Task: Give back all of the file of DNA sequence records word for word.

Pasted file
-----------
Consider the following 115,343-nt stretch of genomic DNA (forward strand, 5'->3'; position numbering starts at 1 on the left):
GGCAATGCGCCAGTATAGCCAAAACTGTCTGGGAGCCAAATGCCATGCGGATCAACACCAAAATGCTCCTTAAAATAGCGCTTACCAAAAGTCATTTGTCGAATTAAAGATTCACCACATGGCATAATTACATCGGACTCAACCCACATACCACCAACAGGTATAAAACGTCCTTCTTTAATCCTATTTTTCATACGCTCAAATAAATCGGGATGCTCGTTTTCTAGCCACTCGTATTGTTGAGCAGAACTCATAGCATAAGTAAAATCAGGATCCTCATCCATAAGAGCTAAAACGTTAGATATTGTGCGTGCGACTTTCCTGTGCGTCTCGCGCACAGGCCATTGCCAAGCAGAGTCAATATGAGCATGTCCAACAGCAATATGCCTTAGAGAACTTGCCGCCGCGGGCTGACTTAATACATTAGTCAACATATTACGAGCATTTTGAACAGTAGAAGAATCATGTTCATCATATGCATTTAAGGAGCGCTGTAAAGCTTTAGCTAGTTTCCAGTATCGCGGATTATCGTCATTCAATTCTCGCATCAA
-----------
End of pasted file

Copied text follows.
Consider the following 115,343-nt stretch of genomic DNA (forward strand, 5'->3'; position numbering starts at 1 on the left):
GGCAATGCGCCAGTATAGCCAAAACTGTCTGGGAGCCAAATGCCATGCGGATCAACACCAAAATGCTCCTTAAAATAGCGCTTACCAAAAGTCATTTGTCGAATTAAAGATTCACCACATGGCATAATTACATCGGACTCAACCCACATACCACCAACAGGTATAAAACGTCCTTCTTTAATCCTATTTTTCATACGCTCAAATAAATCGGGATGCTCGTTTTCTAGCCACTCGTATTGTTGAGCAGAACTCATAGCATAAGTAAAATCAGGATCCTCATCCATAAGAGCTAAAACGTTAGATATTGTGCGTGCGACTTTCCTGTGCGTCTCGCGCACAGGCCATTGCCAAGCAGAGTCAATATGAGCATGTCCAACAGCAATATGCCTTAGAGAACTTGCCGCCGCGGGCTGACTTAATACATTAGTCAACATATTACGAGCATTTTGAACAGTAGAAGAATCATGTTCATCATATGCATTTAAGGAGCGCTGTAAAGCTTTAGCTAGTTTCCAGTATCGCGGATTATCGTCATTCAATTCTCGCATCAA